So here we have a sub-genre of science fiction that has a cool name, because of which its authors dress in leather jackets and wear mirror shades - at least according to one well known scion of the craft - Neal Stephenson. But what - aside from an excuse to wear cool shades - is Cyberpunk?
Well basically Cyberpunk is all about dystopian, networked, future earth type societies. The technological focus is usually on computing, genetics and artificial or virtual intelligences, primarily. Oh and corporations. Usually big ones. Sub-sub genres (have we all gone mad?) include Steampunk - the same thing with Victorian overtones, and Biopunk - the same thing focused on genetic engineering and such. Additionally, books written after 1993 have a nasty habit of being called Post Cyberpunk.
Cyberpunk Derrivates -- "The Punks"
Post-Cyberpunk - which is cyberpunk, but all grown up, after the teenage hormones and depressions have dissipated some - leaving the genre feeling a little more respectable. Then there's Dieselpunk - sometimes referred to as 'gritty Steampunk'
Decopunk - Dieselpunk made all shiny and modernistic, like the Art Deco art styles of the 1920's to 1950's
Nanopunk - the new kid on the block, still deciding what kind of a creature he's going to be - but focussed on nanotechnology at the expense of biotechnology so far; Stonepunk - sic. The Flintstones (fancy stone age tech)
Clockpunk - concerned with clockwork mechanisms, likes to live in the renaissance period;
Teslapunk - alternate history where we got stuck at electricity, never going so far as to try anything else, and got really good at it (traces family line back to 18th, 19th and early 20th century imaginings of what electricity would do)
Atompunk - which would pretty much be Superman's pre-digital world in DC Comics (think: cold war, Sputnik, Space and arms races, superheroes, Dick Tracy);
Elfpunk - what elves and other folklorish creatures would be like if they managed to survive to inhabit our current or future world
Mythpunk - same as Elfpunk, but rooted in ancient myth (Hercules, the Valkyries - that sort of thing)
Nowpunk - which is a word invented by Bruce Stirling to describe one of his books. I really have no idea why it has stuck around, but you can go look it up for yourself - http://en.wikipedia.org/wiki/Nowpunk#Nowpunk.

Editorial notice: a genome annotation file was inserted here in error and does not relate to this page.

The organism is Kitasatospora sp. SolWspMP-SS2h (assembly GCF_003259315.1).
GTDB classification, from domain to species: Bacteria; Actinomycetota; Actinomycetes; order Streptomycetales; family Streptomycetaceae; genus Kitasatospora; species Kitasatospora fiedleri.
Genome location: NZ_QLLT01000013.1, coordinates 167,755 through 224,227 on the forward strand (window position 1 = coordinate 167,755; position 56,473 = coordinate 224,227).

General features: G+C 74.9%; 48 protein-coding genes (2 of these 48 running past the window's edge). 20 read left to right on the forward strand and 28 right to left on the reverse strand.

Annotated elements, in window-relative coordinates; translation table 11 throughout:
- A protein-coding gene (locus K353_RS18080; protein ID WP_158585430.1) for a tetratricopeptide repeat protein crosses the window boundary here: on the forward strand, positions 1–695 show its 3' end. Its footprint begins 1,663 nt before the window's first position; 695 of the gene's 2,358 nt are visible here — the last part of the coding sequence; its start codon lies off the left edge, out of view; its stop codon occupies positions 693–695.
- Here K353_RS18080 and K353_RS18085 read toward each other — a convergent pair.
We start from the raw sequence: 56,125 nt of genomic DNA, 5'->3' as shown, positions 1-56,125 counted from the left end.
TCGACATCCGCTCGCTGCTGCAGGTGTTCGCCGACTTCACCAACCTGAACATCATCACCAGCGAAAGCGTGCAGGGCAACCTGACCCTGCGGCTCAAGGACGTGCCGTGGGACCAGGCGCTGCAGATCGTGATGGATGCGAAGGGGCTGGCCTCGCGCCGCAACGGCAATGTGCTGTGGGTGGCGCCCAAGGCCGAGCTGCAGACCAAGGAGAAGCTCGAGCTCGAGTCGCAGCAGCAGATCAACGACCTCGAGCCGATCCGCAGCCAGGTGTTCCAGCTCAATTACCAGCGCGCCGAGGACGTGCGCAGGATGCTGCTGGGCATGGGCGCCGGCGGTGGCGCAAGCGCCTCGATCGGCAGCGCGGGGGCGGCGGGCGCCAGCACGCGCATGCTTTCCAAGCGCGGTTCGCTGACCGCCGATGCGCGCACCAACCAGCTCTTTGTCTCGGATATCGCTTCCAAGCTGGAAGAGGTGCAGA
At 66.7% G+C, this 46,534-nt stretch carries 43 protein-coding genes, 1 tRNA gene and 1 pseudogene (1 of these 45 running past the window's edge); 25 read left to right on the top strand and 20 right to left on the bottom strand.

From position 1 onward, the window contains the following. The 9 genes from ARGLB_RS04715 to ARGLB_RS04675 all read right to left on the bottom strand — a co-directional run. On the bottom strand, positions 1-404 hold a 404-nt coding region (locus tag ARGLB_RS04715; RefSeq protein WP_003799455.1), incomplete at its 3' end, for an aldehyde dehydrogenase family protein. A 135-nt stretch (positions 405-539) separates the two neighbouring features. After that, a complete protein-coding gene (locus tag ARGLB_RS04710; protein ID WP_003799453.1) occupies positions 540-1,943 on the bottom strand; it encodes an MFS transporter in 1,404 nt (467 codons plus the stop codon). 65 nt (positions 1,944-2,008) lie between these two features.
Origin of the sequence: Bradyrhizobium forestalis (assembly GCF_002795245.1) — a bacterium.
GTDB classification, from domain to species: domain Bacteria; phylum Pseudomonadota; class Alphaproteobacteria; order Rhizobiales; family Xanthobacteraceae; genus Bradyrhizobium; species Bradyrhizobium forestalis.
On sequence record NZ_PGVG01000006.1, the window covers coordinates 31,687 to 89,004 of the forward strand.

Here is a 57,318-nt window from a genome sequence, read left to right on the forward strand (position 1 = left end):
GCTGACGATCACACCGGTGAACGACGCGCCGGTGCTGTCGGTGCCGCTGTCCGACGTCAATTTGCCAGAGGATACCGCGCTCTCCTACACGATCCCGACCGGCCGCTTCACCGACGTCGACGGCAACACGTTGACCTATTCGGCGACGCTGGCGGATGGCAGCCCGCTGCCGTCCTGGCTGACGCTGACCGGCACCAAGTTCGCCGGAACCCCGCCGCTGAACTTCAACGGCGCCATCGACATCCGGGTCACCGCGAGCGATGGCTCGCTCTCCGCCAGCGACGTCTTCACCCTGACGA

I think it means Cyberpunk set - well - like now. I guess the movie 'hackers' would be an example here.
It should be noted (for those new to this) that the term 'Cyberpunk' is derivative of the term 'cyberspace', not 'cyborg'. Cyborgs do occasionally appear in cyberpunk novels, as do other forms of synthetic life, and the synthesis of biological life with technology is a recurring theme, but the focus of cyberpunk is more on information technologies: networks, computers, being able to plug oneself directly into virtual environments by whatever means - that sort of thing. An example would be the 'Tron' movies. Both of them. Most of the action is contained within a virtual environment Another popular example of cyberpunk is the 'Matrix' series of movies. Technically most of the movies took place in cyberspace, not out in the 'real' world. I still think that 'the matrix' establishes a great premise for arguing in favour of existentialism - but that's for another time.
Finally: a quote that may help clarify things: "Cyberpunk literature, in general, deals with marginalized people in technologically-enhanced cultural 'systems'. In cyberpunk stories' settings, there is usually a 'system' which dominates the lives of most 'ordinary' people, be it an oppressive government, a group of large, paternalistic corporations, or a fundamentalist religion. These systems are enhanced by certain technologies (today advancing at a rate that is bewildering to most people), particularly 'information technology' (computers, the mass media), making the system better at keeping those within it inside it. Often this technological system extends into its human 'components' as well, via brain implants, prosthetic limbs, cloned or genetically engineered organs, etc. Humans themselves become part of 'the Machine'. This is the 'cyber' aspect of cyberpunk. However, in any cultural system, there are always those who live on its margins, on 'the Edge': criminals, outcasts, visionaries, or those who simply want freedom for its own sake. Cyberpunk literature focuses on these people, and often on how they turn the system's technological tools to their own ends. This is the 'punk' aspect of cyberpunk." Erich Schneider of 'The Cyberpunk Project'.
So without further ado: the top 25 best Cyberpunk (and derivative otherpunk) novels - arranged from best to less so.
You can view the crowd-ranked version of this list and vote on the entries at the bottom of this page.